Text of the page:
Jensen, who was named a Mayo Distinguished Investigator in 2012, is a consultant in the Division of Endocrinology, Diabetes, Metabolism and Nutrition at the Mayo Clinic in Rochester, Minn. He is also director of the Mayo Clinic’s Department of Medicine Obesity Treatment Research Program and a professor of medicine. After graduating from the UMKC SOM, Jensen completed residencies in internal medicine at Saint Luke’s Hospital and the Mayo Graduate School of Medicine and was a W. L. Stevenson Fellow in Clinical Nutrition at the Mayo Graduate School of Medicine.

His research includes looking at the effects of upper verses lower body fat and the effect each has on one’s health, visceral health being the most detrimental. “When things start going wrong with fat, things go wrong with all the other tissues,” he said.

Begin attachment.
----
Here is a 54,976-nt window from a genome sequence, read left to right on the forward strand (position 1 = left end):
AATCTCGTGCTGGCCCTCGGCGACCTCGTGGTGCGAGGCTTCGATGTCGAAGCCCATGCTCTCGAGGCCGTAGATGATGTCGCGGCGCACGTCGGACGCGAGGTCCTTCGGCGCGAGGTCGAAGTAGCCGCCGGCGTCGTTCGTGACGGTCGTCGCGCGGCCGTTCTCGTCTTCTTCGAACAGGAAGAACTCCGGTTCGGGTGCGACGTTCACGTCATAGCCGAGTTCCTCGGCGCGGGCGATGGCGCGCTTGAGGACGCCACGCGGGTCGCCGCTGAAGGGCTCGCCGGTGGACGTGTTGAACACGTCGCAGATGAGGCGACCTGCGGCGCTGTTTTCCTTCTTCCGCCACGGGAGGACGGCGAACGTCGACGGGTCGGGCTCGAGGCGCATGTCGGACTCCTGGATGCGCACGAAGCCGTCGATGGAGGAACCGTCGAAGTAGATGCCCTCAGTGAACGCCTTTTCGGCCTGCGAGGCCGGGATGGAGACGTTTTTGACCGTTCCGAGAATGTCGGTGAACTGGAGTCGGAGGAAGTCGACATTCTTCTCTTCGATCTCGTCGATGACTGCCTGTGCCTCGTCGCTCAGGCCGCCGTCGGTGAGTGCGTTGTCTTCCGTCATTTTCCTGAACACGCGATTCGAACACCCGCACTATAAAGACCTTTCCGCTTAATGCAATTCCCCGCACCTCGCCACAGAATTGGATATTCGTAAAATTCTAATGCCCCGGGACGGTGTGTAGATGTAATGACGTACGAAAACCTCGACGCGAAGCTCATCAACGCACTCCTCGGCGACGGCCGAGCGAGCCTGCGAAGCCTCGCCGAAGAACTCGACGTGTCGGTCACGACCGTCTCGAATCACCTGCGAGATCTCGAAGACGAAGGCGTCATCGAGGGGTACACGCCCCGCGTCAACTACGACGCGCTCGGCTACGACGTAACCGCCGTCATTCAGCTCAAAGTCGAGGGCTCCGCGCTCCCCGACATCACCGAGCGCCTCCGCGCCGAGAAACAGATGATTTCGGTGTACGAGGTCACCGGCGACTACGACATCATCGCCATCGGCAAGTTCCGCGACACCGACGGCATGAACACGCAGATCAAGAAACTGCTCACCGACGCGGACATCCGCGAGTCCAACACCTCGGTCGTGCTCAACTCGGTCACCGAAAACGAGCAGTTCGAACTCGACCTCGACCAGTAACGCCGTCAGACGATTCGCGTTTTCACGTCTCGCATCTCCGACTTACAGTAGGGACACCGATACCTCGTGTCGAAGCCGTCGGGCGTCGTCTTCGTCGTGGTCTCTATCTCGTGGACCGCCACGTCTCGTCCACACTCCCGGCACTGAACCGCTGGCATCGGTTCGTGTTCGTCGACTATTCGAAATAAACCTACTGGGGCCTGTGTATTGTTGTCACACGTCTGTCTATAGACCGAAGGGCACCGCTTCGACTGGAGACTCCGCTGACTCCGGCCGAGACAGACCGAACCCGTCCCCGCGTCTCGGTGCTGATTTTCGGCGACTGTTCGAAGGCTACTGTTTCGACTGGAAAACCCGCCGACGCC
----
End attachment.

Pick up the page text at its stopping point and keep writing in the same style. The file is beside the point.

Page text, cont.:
Jensen shared his experiences with patients and through research to illustrate the importance of education about obesity.

“Those of us who are normal weight are carrying around roughly three months worth of groceries in our fat, and most of us can regulate that so precisely that we maintain perfect metabolic health,” he said. “But when you start gaining fat in your upper body, you may have six months to a year’s worth of groceries stored in your fat cells and these are getting out at the wrong time.”

IPE Panel focuses on disciplines working together to provide best patient care

The internal UMKC health sciences panel consisted of (from left to right) Susan Kimble, D.P., P.N. D.P., R.N., A.N.P.-B.C., Pam Overman, Ed.D., Stefanie Ellison, M.D., Jennifer Santee, Pharm.D., and Jolene Lynn, Ph.D(c), R.N.

Doctors, nurses, pharmacists and dentists collaborate to treat a patient. Doesn’t it make sense for collaboration to be part of their education as well?